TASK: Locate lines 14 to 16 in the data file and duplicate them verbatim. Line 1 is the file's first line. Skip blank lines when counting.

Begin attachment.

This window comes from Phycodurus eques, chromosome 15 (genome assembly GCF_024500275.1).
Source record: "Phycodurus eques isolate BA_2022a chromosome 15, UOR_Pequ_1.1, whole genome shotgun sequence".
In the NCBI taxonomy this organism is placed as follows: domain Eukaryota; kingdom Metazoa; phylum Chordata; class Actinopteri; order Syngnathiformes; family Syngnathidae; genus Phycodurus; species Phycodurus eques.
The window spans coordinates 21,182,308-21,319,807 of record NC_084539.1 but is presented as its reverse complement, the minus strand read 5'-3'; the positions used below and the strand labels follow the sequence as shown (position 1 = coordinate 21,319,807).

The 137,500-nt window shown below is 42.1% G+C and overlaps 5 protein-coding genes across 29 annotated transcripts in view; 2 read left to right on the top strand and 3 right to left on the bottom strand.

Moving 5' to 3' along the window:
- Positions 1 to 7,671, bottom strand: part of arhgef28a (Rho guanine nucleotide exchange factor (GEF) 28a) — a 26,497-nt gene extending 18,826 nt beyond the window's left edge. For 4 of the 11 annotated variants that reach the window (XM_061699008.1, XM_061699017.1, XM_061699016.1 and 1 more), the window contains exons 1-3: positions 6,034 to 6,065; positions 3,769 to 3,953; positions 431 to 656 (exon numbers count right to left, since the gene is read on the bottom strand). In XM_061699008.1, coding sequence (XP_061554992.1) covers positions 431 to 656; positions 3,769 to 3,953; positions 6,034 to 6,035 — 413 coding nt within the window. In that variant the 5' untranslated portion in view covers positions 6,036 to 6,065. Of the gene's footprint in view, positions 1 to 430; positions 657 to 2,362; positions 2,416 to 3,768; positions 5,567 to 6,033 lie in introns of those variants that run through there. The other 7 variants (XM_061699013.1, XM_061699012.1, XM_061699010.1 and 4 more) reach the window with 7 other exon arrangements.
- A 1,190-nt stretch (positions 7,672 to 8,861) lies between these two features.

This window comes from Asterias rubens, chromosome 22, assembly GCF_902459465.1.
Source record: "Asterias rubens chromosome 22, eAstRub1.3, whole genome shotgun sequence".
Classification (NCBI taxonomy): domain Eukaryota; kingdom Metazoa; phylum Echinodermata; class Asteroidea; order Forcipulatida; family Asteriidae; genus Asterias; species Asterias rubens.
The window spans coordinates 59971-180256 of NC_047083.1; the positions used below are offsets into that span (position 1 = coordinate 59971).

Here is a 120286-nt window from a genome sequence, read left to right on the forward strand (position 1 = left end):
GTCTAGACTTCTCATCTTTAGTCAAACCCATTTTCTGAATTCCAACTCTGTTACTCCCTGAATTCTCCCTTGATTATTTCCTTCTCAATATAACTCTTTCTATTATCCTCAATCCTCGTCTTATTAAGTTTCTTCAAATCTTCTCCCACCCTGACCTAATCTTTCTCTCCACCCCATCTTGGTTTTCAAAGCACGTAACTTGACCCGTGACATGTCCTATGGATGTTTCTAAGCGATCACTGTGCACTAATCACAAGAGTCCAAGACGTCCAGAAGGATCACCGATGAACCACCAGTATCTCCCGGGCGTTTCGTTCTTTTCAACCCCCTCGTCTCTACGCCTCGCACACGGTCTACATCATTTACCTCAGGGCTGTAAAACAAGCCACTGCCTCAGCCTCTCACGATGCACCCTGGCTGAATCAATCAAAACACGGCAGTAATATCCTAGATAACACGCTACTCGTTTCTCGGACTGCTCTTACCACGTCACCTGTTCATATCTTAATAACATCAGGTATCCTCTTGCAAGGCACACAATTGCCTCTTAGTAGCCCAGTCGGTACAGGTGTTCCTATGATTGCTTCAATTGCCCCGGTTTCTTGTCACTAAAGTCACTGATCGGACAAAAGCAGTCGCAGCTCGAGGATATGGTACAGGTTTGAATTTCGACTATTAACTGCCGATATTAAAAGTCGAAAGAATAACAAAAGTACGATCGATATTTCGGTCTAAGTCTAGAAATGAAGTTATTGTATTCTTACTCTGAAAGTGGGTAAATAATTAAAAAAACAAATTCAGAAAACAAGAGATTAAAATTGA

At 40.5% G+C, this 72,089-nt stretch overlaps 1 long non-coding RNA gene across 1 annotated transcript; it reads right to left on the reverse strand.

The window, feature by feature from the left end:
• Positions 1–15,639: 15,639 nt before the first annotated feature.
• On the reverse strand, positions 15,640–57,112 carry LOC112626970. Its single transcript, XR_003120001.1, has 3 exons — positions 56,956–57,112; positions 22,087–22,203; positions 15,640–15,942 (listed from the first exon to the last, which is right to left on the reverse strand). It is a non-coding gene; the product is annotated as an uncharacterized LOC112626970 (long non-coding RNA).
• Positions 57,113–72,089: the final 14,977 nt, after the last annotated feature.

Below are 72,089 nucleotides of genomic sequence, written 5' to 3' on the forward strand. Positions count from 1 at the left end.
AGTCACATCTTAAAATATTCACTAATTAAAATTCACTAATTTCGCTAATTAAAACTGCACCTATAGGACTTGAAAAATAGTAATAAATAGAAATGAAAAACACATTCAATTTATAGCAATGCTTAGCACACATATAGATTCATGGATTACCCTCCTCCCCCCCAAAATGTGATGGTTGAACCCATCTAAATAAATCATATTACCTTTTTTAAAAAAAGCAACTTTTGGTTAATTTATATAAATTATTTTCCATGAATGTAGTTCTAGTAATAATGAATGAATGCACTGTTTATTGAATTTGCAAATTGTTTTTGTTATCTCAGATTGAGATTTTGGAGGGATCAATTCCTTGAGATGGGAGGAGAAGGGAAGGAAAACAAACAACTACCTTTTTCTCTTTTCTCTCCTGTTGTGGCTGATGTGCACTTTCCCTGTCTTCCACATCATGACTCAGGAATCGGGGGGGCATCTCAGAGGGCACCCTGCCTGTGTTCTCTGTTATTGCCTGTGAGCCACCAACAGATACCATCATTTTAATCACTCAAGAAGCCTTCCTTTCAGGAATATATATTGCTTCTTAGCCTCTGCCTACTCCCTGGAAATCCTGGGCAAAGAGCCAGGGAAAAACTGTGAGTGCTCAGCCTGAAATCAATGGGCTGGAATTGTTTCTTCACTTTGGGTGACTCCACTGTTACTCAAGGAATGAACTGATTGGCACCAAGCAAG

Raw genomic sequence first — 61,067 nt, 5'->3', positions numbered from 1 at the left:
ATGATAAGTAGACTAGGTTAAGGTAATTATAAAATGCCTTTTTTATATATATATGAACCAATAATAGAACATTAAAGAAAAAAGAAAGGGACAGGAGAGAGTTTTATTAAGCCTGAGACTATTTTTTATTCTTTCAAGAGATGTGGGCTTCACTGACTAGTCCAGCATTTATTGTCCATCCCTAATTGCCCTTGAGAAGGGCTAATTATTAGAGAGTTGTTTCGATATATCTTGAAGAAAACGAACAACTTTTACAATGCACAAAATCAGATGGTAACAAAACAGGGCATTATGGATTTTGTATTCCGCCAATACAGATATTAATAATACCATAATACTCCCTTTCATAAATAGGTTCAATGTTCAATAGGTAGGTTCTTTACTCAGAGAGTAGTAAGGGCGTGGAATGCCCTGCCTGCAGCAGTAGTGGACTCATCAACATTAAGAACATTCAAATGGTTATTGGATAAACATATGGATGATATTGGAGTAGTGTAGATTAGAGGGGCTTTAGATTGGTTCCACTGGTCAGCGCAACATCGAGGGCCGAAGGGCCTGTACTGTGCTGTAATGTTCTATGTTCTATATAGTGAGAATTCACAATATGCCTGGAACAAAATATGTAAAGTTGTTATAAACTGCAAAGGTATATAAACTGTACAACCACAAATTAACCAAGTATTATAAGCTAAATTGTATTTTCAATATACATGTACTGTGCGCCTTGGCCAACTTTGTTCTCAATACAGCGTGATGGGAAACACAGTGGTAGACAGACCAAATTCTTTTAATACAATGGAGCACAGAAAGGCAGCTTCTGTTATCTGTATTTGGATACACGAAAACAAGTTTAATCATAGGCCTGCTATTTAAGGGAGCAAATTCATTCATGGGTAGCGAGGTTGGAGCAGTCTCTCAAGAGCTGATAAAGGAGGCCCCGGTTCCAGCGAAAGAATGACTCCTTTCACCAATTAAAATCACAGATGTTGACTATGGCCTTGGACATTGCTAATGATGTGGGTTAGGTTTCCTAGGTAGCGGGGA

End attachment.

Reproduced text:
GTCTAGACTTCTCATCTTTAGTCAAACCCATTTTCTGAATTCCAACTCTGTTACTCCCTGAATTCTCCCTTGATTATTTCCTTCTCAATATAACTCTTTCTATTATCCTCAATCCTCGTCTTATTAAGTTTCTTCAAATCTTCTCCCACCCTGACCTAATCTTTCTCTCCACCCCATCTTGGTTTTCAAAGCACGTAACTTGACCCGTGACATGTCCTATGGATGTTTCTAAGCGATCACTGTGCACTAATCACAAGAGTCCAAGACGTCCAGAAGGATCACCGATGAACCACCAGTATCTCCCGGGCGTTTCGTTCTTTTCAACCCCCTCGTCTCTACGCCTCGCACACGGTCTACATCATTTACCTCAGGGCTGTAAAACAAGCCACTGCCTCAGCCTCTCACGATGCACCCTGGCTGAATCAATCAAAACACGGCAGTAATATCCTAGATAACACGCTACTCGTTTCTCGGACTGCTCTTACCACGTCACCTGTTCATATCTTAATAACATCAGGTATCCTCTTGCAAGGCACACAATTGCCTCTTAGTAGCCCAGTCGGTACAGGTGTTCCTATGATTGCTTCAATTGCCCCGGTTTCTTGTCACTAAAGTCACTGATCGGACAAAAGCAGTCGCAGCTCGAGGATATGGTACAGGTTTGAATTTCGACTATTAACTGCCGATATTAAAAGTCGAAAGAATAACAAAAGTACGATCGATATTTCGGTCTAAGTCTAGAAATGAAGTTATTGTATTCTTACTCTGAAAGTGGGTAAATAATTAAAAAAACAAATTCAGAAAACAAGAGATTAAAATTGA

At 40.5% G+C, this 72,089-nt stretch overlaps 1 long non-coding RNA gene across 1 annotated transcript; it reads right to left on the reverse strand.

The window, feature by feature from the left end: